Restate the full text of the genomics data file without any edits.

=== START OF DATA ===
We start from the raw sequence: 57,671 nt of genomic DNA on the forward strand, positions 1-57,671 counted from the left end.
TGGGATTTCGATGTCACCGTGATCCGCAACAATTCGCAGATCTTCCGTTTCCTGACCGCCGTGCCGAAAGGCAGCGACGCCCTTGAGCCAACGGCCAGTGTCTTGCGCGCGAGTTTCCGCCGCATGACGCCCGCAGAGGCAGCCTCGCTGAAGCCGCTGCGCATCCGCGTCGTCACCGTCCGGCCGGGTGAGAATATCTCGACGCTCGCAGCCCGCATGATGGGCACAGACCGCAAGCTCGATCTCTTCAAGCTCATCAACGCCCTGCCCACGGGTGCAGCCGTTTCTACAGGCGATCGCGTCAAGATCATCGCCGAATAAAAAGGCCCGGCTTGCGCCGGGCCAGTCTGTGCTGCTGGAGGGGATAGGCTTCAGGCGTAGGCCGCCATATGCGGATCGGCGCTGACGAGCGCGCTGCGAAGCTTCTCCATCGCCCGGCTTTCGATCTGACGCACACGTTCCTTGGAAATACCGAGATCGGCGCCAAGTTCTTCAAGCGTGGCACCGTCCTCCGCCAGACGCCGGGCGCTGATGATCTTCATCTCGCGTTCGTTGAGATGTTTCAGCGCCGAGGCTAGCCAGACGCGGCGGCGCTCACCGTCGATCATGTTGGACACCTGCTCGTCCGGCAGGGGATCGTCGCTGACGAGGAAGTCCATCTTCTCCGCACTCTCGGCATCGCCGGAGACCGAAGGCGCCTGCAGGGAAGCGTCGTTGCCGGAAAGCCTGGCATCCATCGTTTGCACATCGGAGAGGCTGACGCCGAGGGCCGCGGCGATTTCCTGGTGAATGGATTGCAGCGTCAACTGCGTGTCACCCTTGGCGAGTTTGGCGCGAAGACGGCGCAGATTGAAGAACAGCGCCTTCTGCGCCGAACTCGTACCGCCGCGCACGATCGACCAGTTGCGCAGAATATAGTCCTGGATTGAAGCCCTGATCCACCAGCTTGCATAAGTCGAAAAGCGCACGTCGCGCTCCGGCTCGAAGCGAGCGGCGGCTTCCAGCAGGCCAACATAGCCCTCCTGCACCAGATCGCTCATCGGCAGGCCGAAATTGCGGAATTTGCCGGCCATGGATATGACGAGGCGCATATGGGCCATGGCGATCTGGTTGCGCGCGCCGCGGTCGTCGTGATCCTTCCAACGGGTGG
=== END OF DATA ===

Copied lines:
We start from the raw sequence: 57,671 nt of genomic DNA on the forward strand, positions 1-57,671 counted from the left end.
TGGGATTTCGATGTCACCGTGATCCGCAACAATTCGCAGATCTTCCGTTTCCTGACCGCCGTGCCGAAAGGCAGCGACGCCCTTGAGCCAACGGCCAGTGTCTTGCGCGCGAGTTTCCGCCGCATGACGCCCGCAGAGGCAGCCTCGCTGAAGCCGCTGCGCATCCGCGTCGTCACCGTCCGGCCGGGTGAGAATATCTCGACGCTCGCAGCCCGCATGATGGGCACAGACCGCAAGCTCGATCTCTTCAAGCTCATCAACGCCCTGCCCACGGGTGCAGCCGTTTCTACAGGCGATCGCGTCAAGATCATCGCCGAATAAAAAGGCCCGGCTTGCGCCGGGCCAGTCTGTGCTGCTGGAGGGGATAGGCTTCAGGCGTAGGCCGCCATATGCGGATCGGCGCTGACGAGCGCGCTGCGAAGCTTCTCCATCGCCCGGCTTTCGATCTGACGCACACGTTCCTTGGAAATACCGAGATCGGCGCCAAGTTCTTCAAGCGTGGCACCGTCCTCCGCCAGACGCCGGGCGCTGATGATCTTCATCTCGCGTTCGTTGAGATGTTTCAGCGCCGAGGCTAGCCAGACGCGGCGGCGCTCACCGTCGATCATGTTGGACACCTGCTCGTCCGGCAGGGGATCGTCGCTGACGAGGAAGTCCATCTTCTCCGCACTCTCGGCATCGCCGGAGACCGAAGGCGCCTGCAGGGAAGCGTCGTTGCCGGAAAGCCTGGCATCCATCGTTTGCACATCGGAGAGGCTGACGCCGAGGGCCGCGGCGATTTCCTGGTGAATGGATTGCAGCGTCAACTGCGTGTCACCCTTGGCGAGTTTGGCGCGAAGACGGCGCAGATTGAAGAACAGCGCCTTCTGCGCCGAACTCGTACCGCCGCGCACGATCGACCAGTTGCGCAGAATATAGTCCTGGATTGAAGCCCTGATCCACCAGCTTGCATAAGTCGAAAAGCGCACGTCGCGCTCCGGCTCGAAGCGAGCGGCGGCTTCCAGCAGGCCAACATAGCCCTCCTGCACCAGATCGCTCATCGGCAGGCCGAAATTGCGGAATTTGCCGGCCATGGATATGACGAGGCGCATATGGGCCATGGCGATCTGGTTGCGCGCGCCGCGGTCGTCGTGATCCTTCCAACGGGTGG